Olson’s batting average will be suppressed at the outset by a lot of strikeouts — that’s just part of his game. If defenses can shift against him, they will take away a fair number of hits on even hard hit balls as we saw happen with Matt Joyce throughout April and early May. Of course we’ve seen with Joyce the past 6 weeks that you can thrive hitting into the shift if your patience, eye, power, and line drive stroke are good enough.
The Eyeball Scout currently sees, in Olson, a hitter who can excel against pitchers who don’t throw especially hard because Olson’s biggest gift is his ability to recognize pitches and if he doesn’t have to start his swing too early he is well equipped to handle fastballs, breaking balls, and changeups alike. Against hard throwers, though, Olson is going to have to commit earlier and is going to be late on fastballs, early on changeups, more prone to expanding the strike zone against curves and sliders. He is also inherently going to be victimized by the shift.
I don’t think you can try to make every player the same, and Olson is never going to stay inside the ball, unleash a short, quick stroke, and line balls to LF the way Barreto masterfully hit behind the runner yesterday. What I do think, though, is that Olson will need to have a better plan to handle fastballs away than “bounce it sharply to 2B!” I think in order to be a complete hitter, even as he is, Olson needs to be able to find a shorter and quicker (think Carlos Delgado at the ‘holy grail’ end of that spectrum) swing he can use to drive outside pitches hard the other way.
That might also be a potential two-strike approach, though I’m ok with Olson being one of those hitters who simply strikes out a lot but is a big power threat even with two strikes. Mostly I’m focused on having a way to succeed on pitches away, maybe against pitchers who throw 95+MPH — perhaps it would be an approach to bring out in certain situations, such as a runner at 3B and less than 2 outs or even with a runner at 2B and 2 outs when a hit is more useful than a walk.
Bruce Maxwell is a great example of a hitter who has a terrific “hard off-field swing” to beat pitches away, and as a result he is much tougher at bat than Olson — though also a less scary and dangerous one. Speaking of Maxwell…
The Eyeball Scout been really impressed with Bruce Maxwell’s at bats, even though in his most recent two he has tried, with varied success, to bounce into DPs. To me, Maxwell is one of those batters who fills me with confidence that he will routinely attack hittable pitches, lay off bad balls, hit the ball where it’s pitched and focus on hard contact, and allow pitchers to work themselves into a hitter’s count. The frequency with which I see a “good at bat” is refreshingly high on a team that has been awfully prone to hacking, getting themselves out, and bailing out pitchers. Maxwell rarely does any of that.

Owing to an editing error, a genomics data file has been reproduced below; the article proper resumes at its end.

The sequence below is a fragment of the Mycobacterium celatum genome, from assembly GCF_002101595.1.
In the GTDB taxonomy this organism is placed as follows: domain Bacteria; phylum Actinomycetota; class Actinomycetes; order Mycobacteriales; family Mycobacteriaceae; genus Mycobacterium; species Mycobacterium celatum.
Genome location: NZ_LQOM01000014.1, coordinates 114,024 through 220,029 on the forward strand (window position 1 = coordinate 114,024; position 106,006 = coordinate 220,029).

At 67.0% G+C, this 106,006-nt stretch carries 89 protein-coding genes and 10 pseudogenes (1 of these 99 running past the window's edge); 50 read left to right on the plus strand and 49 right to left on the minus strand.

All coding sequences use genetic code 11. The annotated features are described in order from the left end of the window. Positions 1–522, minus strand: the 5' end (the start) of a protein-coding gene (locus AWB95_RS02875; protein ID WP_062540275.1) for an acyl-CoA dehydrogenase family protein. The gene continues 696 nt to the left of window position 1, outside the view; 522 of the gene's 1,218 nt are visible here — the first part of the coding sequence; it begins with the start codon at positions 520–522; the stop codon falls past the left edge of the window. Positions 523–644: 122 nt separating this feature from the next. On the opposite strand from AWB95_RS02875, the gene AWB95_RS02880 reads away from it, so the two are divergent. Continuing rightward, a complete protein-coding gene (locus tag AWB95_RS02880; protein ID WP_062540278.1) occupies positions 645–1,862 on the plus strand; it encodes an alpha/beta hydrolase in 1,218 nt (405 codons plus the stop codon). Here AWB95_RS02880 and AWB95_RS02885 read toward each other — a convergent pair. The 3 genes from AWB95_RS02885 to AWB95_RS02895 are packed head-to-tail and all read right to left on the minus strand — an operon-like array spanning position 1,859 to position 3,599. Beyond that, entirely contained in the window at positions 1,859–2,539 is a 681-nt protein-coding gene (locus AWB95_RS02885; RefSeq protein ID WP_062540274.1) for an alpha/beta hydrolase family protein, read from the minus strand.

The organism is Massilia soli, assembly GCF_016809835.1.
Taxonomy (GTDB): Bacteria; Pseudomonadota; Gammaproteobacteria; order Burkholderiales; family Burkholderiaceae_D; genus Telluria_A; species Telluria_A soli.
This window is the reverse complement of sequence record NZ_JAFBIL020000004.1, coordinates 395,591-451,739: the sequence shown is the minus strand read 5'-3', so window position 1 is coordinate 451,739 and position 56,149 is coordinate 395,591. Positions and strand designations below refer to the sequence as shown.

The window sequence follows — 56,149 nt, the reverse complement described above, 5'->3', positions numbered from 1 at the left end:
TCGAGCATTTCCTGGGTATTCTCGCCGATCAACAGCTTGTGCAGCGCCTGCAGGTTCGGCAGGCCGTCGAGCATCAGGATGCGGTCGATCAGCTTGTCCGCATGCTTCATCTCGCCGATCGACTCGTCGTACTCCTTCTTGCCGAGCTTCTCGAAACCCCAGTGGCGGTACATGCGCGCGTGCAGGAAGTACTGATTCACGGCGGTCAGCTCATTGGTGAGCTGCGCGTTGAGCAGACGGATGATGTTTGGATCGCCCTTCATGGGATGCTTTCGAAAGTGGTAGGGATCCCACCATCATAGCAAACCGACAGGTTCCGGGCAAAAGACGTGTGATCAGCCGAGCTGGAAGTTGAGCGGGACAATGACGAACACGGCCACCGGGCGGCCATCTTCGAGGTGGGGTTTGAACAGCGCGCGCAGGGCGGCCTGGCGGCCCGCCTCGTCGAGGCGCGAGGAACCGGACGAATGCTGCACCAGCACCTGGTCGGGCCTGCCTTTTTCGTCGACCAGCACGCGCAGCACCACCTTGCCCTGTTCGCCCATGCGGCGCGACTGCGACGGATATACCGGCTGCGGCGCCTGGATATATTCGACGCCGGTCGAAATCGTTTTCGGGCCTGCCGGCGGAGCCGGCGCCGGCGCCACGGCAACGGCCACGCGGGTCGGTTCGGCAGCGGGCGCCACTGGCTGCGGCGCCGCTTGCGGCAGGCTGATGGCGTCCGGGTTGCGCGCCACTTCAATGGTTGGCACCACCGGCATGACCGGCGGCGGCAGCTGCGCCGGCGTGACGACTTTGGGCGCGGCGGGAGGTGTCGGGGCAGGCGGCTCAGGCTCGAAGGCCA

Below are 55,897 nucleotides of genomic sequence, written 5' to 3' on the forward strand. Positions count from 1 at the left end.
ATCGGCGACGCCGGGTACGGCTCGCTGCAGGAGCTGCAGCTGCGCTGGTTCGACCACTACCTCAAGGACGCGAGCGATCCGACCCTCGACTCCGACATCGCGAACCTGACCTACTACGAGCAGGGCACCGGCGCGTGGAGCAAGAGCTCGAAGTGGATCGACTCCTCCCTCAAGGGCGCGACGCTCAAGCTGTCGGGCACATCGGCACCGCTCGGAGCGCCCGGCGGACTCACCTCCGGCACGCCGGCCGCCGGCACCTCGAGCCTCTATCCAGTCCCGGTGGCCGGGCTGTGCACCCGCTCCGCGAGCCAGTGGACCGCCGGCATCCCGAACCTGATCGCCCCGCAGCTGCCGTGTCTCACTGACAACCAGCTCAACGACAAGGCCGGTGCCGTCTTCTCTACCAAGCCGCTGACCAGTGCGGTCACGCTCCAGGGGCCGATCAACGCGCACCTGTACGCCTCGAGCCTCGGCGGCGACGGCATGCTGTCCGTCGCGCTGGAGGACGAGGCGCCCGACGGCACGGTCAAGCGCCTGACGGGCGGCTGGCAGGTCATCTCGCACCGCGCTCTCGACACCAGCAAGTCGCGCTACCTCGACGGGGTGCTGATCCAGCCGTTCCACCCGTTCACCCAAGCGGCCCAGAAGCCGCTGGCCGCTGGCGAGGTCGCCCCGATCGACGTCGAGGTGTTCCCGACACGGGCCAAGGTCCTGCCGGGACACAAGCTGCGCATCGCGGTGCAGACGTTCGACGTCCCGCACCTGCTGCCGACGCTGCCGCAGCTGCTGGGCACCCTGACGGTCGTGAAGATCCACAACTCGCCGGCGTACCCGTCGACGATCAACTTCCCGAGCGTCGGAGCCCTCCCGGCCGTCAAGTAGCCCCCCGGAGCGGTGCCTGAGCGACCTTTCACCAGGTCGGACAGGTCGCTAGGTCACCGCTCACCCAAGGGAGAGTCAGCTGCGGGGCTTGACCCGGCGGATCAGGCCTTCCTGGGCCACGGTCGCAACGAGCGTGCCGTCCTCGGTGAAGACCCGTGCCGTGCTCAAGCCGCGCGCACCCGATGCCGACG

As for his batted ball profile, what stands out so far is that most of Maxwell’s hits have been to the left of 2B. What is unusual is that those off-field hits have been hit hard, some of them truly smoked. Given that for most hitters, they pull the ball the majority of the time and hit the ball hardest to the pull side, it’s a pretty good sign to see a batter hit so many balls hard the other way.
Can Maxwell complete his game by turning on pitches and driving them to RF? If his body is any indication, that’s a resounding yes because Bruce Maxwell is one big, strong dude. Listed at 6’1″, 251 lbs, having seen him in the clubhouse I have to say those numbers are, if anything, conservative. He hasn’t hit for much power in the minors (.375 career slugging percentage), but given his size and how hard he hits the ball to LF, I have to think he is maturing into a hitter who can hit for ample power on pitches middle-in.
I’m pretty bullish on Maxwell and think a slash line of .250/.330/.400 is totally realistic, with an outside chance of suddenly developing and harnessing power and slugging more like .420-.450. That goes with defense that I think is pretty solid overall, from smart pitch calling and good leadership work with the pitchers, to excellent pitch framing (sorry, “presentation”) skills, to a reasonably strong and accurate throwing arm. He’s not the most agile backstop and he has some work to do on blocking balls in the dirt, but I think he’s a fine defensive catcher with room to grow — remember that Maxwell is relatively new to catching.
Now we have ourselves a team!